They realize even before Jonah does, that they cannot thwart the will of God. They tried rowing hard against God and it did not work. They give in to Him. This is more than Jonah has done at this point. The God of the sea wants Jonah and the men deliver him up. And when they do, the sea is satisfied and grows calm.
16 Then the men feared the LORD exceedingly, and offered a sacrifice unto the LORD, and made vows.
These men are now great God feared, offering sacrifice to God and taking vows to serve Him.
If you are a Christian, even your rebellion will bring glory to God. God will not tolerate turncoats. There is a day of reckoning. Whether you crash and burn or crash and are resurrected, God will glorify Himself in your story. This should be both frightening and comforting at the same time.
17 Now the LORD had prepared a great fish to swallow up Jonah. And Jonah was in the belly of the fish three days and three nights.
Jonah was down but not down enough. He had to go lower still. It is interesting that God is sending Jonah to Nineveh, a great pagan city and a threat to Israel. On the way, Jonah mingles with a bunch of pagan sailors. These were no doubt very rough men. Old salts. In the process, God shows Jonah that these men respond better than he does.
A stormy sea and a miraculous calming bring them to submission to the Lord. But not Jonah. He must needs go lower still. Down, down, down.
Jonah spent three days and nights in the belly of the fish. Afterwards,
Don’t go down-When once you start to refuse the presence of the Lord, you have already started down. As you continue to refuse the presence of the Lord, the decline will increase. You will keep going down, like Jonah. But if you are God’s, He will pursue you in your course.
No Right Way Off the Path
Many make unwise decisions not being able to discern which way to go. They make excuses simply because opportunity was placed before them. But when you have already entered into a cycle of disobedience, those opportunities may only be opportunities for more disobedience. If you are running from the face of God, then any friendly face looks better than His. Don’t be deceived by the foolishness of your own heart. God has given us very clear direction in His Word. If your present circumstance runs into conflict with what God has already revealed, then you cannot claim to be in the right place or to have some private revelation of the Lord’s will for your life. Getting back may be difficult. Perhaps the Lord must send a fish to eat you up. But if you are faithful, if you cry out to him from your hell, He will rescue and restore you. However, if you continue in your own delusions, you will perish without mercy in the depths of the sea.
Like a child who runs from his father, the only safe place is to face God and not run from Him. He is dangerous. You better keep your eye on Him. If you become His enemy, you are in great danger. If you become His friend, you are in great security. But you must see His face. A child has only to see a twinge of a smile, a kind gesture of the hands from father, and those terrors that the world is coming apart disappear.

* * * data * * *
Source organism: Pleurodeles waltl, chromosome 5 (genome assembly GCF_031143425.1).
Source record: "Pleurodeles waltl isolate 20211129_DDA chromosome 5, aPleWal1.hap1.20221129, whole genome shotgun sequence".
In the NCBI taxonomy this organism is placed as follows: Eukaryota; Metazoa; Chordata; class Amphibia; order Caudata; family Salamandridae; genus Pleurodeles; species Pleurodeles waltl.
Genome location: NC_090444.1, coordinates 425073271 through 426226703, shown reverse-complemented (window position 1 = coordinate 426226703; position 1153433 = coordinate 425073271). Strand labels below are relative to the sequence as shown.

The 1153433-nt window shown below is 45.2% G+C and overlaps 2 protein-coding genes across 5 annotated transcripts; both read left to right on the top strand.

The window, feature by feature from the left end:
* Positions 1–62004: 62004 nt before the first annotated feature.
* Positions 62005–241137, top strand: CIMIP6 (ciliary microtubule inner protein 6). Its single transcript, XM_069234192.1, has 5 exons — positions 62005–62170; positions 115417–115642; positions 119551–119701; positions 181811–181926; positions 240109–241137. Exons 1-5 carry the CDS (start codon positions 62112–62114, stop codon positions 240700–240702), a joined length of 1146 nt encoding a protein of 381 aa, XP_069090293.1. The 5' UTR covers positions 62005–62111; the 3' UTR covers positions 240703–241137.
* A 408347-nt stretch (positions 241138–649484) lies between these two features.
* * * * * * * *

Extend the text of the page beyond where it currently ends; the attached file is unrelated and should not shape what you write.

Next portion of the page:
How can you ever expect to know God’s will for your life considering your vocation and location if you will not be obedient to what He has already revealed? It is likely that like Jonah, you can find a ship sailing to Tarshish. The Lord is perfectly willing for you to sail on a direct course with Him. He may give you a fair voyage only to bring a tempest upon you. This is not very complicated.
When Jonah’s mates threw him overboard and the sea was calmed, they feared exceedingly and offered a sacrifice unto the Lord and made vows.
The fear of the Lord in acts of Providence is a powerful force. It often has the effect of bringing us to our knees and causing us to submit to the authority of the Lord, offering our service in deeds and vows.
But consider what God has done. Instead of demanding our sacrifice and our vows, He was the sacrifice. He made the vows.
Jesus gave Himself to calm the storm. Jesus promised to never leave us or forsake us. Jesus sent His Spirit to dwell with us always. Jesus prepared a sacrificial meal for us to proclaim peace to us and to nurture us in the strength of the Lord. It is all gloriously backwards. We can never do for Him what He has so amazingly done for us.
All that is left is to be full of awe and gratitude. Come and welcome.
Our Father, who is a God like You, that pardons iniquity, and passes by the transgressions of Your people? You do not stay angry for long because You delight in mercy. We thank You that You have turned again to have compassion upon us. You have subdued our iniquities and have cast all our sins into the depths of the sea. You have fulfilled your promise that You swore to our fathers in the days of old, truth to Jacob and mercy to Abraham and peace to Your people in Jesus, here at the Table of the Lord. We thank you, O Lord, our God. Amen.
Based on Micah 4:1-2
Our Father, we thank You that in these last days it has come to pass that the mountain of the house of the LORD has been established in the top of the mountains, and exalted above the hills and people now flow unto it. And many nations shall come, and say, Come, and let us go up to the mountain of the LORD, and to the house of the God whose Son is Jesus; and He will teach us of His ways, and we will walk in His paths: for the law has gone forth out of Zion, and the word of the LORD from Jerusalem, to Judea, Samaria and the uttermost parts of the Earth. We give You thanks, O Lord. Amen.